Given there is no telepathy spell (a name which is actually much more appropriate than ESP, especially in the context of Delta's comment that ESP as a discipline is a blanket title which includes clairaudience, clairvoyance, and telepathy), the true differences between ESP and telepathy (as abilities) are little to none. The difference lies in the magic items themselves.

A helm of telepathy provides both the ability to read thoughts (an "inbound" ability) and the ability to control creatures (an "outbound" ability). By comparison, an ESP medallion provides only the ability to read thoughts (and, therefore, is an "inbound-only" item).

There's a couple of reasons I really needed to get a handle on the above concepts, rather than simply copying the bonuses and penalties into my system: 1) my system uses a "to hit" model for psionic attacks (which determines initial damage), and 2) this is paired with a saving throw system (used to determine the extent of additional effects).

So what does that mean for these psionic bonuses and penalties? It means that the nature of the helm of telepathy is such that much of what comes in from the outside has a chance of reflecting back upon the attacking creature, but an ESP medallion makes the target more susceptible to the attack in the first place. So here's where I've landed on the copy I'm including at the end of the "Psionic Combat" section of the Basic Psionics Handbook...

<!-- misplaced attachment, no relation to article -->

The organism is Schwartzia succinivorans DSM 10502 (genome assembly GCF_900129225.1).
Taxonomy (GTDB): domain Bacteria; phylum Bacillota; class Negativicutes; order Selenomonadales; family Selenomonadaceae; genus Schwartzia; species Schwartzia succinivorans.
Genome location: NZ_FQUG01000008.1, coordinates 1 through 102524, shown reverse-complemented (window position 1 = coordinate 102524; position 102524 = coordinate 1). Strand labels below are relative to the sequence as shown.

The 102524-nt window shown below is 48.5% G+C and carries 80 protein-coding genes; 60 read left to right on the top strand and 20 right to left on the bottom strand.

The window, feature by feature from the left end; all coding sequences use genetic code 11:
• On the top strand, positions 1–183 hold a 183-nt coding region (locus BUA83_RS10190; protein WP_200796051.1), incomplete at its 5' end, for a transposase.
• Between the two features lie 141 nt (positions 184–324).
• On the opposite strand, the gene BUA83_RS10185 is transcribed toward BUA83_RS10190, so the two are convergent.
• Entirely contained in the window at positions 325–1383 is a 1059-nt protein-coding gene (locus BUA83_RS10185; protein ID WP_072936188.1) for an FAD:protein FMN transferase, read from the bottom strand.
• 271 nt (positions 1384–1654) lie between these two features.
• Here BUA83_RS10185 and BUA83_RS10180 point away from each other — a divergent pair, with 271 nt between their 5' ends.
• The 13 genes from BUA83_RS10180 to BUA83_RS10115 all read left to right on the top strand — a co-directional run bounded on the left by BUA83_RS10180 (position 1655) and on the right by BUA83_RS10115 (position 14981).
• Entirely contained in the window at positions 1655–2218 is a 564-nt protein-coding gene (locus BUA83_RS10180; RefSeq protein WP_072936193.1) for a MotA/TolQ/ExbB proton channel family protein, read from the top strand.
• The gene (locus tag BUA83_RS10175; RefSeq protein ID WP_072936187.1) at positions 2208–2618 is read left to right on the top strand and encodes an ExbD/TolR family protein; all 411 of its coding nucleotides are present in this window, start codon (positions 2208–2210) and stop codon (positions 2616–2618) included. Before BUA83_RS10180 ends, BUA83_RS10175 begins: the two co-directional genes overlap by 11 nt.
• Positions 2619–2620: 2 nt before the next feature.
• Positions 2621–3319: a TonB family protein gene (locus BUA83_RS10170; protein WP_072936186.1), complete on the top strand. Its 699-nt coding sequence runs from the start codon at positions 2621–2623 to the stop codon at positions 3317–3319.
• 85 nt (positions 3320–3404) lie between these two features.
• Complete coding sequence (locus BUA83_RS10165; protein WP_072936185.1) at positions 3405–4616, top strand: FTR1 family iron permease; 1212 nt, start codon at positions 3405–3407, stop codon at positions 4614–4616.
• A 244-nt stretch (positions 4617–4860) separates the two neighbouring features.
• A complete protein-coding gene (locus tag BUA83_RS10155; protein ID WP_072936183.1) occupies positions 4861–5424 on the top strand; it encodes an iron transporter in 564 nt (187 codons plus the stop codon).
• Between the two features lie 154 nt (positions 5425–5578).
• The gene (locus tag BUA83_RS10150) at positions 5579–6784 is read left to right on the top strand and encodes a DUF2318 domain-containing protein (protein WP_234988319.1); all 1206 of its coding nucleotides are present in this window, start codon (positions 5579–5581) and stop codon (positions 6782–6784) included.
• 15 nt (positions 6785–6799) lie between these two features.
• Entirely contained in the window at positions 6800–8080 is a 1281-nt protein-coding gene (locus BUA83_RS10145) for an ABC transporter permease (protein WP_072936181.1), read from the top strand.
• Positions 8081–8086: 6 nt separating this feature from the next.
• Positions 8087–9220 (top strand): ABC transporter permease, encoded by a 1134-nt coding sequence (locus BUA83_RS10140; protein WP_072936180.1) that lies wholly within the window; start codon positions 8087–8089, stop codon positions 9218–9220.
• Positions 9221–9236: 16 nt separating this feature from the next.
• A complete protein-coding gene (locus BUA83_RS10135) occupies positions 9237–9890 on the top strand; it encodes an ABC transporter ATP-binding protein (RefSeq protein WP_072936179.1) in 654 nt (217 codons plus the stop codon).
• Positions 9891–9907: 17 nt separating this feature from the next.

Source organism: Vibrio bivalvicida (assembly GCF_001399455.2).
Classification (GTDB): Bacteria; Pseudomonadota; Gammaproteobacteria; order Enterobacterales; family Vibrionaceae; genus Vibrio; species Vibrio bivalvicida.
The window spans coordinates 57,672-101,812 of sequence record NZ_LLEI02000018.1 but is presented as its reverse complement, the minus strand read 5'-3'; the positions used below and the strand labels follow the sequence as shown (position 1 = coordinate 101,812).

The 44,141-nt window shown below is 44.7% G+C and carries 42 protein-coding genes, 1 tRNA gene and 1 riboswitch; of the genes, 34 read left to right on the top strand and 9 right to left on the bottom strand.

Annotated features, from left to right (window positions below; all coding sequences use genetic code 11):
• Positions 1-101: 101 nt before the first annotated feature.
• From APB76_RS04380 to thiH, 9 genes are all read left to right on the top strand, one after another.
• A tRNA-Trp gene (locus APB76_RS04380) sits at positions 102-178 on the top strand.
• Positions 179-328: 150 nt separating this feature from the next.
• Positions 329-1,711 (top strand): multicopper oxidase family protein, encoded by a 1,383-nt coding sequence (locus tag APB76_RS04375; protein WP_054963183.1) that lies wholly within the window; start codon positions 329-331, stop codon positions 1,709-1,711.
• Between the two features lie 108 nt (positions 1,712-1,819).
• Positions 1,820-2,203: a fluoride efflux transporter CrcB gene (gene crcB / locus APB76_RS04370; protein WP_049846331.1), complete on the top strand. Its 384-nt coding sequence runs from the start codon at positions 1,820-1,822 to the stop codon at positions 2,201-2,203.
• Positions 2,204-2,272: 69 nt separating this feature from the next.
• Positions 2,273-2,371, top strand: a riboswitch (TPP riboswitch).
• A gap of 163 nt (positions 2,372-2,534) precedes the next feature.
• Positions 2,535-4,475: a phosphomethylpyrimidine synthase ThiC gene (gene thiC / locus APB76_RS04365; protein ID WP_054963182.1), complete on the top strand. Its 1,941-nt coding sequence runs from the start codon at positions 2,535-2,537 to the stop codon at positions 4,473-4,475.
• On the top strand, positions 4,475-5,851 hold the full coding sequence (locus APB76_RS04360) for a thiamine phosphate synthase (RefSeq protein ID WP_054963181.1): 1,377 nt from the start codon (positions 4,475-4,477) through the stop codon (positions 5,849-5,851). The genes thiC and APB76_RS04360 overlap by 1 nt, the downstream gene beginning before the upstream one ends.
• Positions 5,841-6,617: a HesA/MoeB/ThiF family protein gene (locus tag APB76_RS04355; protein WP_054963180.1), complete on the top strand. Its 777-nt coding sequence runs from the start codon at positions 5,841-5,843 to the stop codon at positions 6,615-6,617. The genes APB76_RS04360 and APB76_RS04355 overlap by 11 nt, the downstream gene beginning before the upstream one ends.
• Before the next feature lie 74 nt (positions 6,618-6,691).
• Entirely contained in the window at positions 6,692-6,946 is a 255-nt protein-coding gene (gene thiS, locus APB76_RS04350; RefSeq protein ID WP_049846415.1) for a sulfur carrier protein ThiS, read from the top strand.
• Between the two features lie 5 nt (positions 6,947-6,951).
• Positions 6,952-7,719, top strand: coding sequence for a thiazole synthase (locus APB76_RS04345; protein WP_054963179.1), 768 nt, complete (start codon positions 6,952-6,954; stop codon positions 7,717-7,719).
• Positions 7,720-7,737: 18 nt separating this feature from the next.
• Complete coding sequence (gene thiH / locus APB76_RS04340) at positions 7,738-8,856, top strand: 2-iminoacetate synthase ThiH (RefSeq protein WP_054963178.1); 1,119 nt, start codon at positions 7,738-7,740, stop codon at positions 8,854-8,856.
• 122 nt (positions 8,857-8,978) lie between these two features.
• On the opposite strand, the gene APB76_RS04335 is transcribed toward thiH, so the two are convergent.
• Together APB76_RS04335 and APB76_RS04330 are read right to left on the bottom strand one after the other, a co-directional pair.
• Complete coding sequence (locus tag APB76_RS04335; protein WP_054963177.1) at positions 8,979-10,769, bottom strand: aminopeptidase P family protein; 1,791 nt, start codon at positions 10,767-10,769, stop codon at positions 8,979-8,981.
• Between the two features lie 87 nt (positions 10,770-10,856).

The following magic items provide their users with psionic-like abilities, and each interacts in a specific way with psionic attacks.

Helm of Telepathy: Essentially, this item is “two-way” device (i.e., not only does it receive inbound mental energy, it also sends mental energy out, sometimes enabling the wearer to control the thoughts of a target creature). Therefore, a helm of telepathy gives the wearer a chance to “deflect” an incoming attack and “send it back” at the attacker. In addition to a +4 bonus on all psionic saving throws made while wearing a helm of telepathy, a successful saving throw by a defender wearing a helm of telepathy will create psionic “feedback” which stuns the attacker for 3 turns. Furthermore, any psionicist wearing a helm of telepathy receives a +2 “to hit” bonus on all psionic attacks.

Medallion of ESP: Unlike a helm of telepathy, a medallion of ESP is a “one-way” device (i.e., it only allows inbound mental energy, but provides no recriprocal ability to send mental energy out). This makes the wearer more susceptible to incoming psionic attacks, incurring a -4 penalty to all psionic saving throws while wearing this item.

The +2 "to hit" bonus is my interpretation of the 40 point psionic strength bonus from Eldritch Wizardry. (I don't like the idea that an item provides more mental energy, but do think it offers some kind of psionic potency.) You'll also see I pulled the -5 penalty back a bit to -4.

Considering that the mystic class I've developed has a delicate relationship with magic items (these types of items are rarely allowed, and require the mystic to engage in additional meditation to avoid become attached to them as possessions), and that the monk class I've developed does not possess attack/defense modes (and has a similar relationship with magic items), these may be much rarer occurrences for them they might be in other editions.